Edition: Mar - May 2014
Nearly ready for JSE
With the top Alexander Forbes executives likely soon to commence roadshows for the group’s keenly-anticipated initial public offering, they might expect some key questions. Here are a few, relevant to the retirement-fund industry as a whole.
Alexander Forbes, a leader in the financialservices sector, will later this year emerge from its Actis-led hibernation in private equity again to assume prominence as a JSE-listed company. While the group could sleep easily from the share market during this period, it certainly hasn’t been asleep in its business market. From published statements of group chief executive Edward Kieswetter, it’s evident that Forbes intends to execute a strategy of extending its institutional footprint to retail customers.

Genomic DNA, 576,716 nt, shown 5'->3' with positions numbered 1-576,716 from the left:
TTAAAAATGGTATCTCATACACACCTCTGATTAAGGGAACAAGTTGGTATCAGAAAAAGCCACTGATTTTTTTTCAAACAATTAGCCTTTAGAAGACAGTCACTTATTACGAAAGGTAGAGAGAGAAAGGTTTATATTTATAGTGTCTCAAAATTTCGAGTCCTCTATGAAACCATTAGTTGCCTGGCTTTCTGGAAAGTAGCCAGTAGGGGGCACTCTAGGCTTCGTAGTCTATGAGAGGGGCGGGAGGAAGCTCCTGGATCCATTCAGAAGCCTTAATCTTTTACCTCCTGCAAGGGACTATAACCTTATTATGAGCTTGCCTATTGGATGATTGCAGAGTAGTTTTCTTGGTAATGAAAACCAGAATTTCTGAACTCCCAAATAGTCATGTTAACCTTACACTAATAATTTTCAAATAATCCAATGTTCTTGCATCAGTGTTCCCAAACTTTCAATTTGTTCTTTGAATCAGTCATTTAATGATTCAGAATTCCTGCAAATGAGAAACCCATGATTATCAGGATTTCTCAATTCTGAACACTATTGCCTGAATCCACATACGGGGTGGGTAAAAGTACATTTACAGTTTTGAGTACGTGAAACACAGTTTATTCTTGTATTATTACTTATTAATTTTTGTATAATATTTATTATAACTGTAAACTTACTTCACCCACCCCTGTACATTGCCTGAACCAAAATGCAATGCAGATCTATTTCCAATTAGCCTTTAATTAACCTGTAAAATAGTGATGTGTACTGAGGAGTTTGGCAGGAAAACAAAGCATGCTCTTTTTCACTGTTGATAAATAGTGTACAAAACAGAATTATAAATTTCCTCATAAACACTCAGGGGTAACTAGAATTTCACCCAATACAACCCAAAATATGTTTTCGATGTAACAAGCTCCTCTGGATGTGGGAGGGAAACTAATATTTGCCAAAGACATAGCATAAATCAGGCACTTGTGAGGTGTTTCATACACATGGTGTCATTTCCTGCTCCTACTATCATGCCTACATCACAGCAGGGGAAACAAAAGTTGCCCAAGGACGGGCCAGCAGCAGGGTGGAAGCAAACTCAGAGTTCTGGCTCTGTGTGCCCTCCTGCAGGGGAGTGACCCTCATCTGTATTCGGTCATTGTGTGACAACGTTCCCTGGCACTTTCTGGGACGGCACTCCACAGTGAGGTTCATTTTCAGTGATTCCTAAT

This can have wide-ranging ramifications, not just for Forbes but also for clients and competitors. Typical is potential conflicts in the leveraging of institutional business for individual business.
So TT drafted a series of questions for Kieswetter. Only the first four are answered here. The others, being specifics around the retail strategy, can only be answered after a Forbes board meeting towards end- March. They’re nevertheless published below as an indication of the issues that Forbes is addressing, and that its competitors will similarly need to address, as the strategy unfurls.
Kieswetter . . . higher purpose
Question: Do you foresee a big opportunity to build a retail business off the strength of your employer relationships?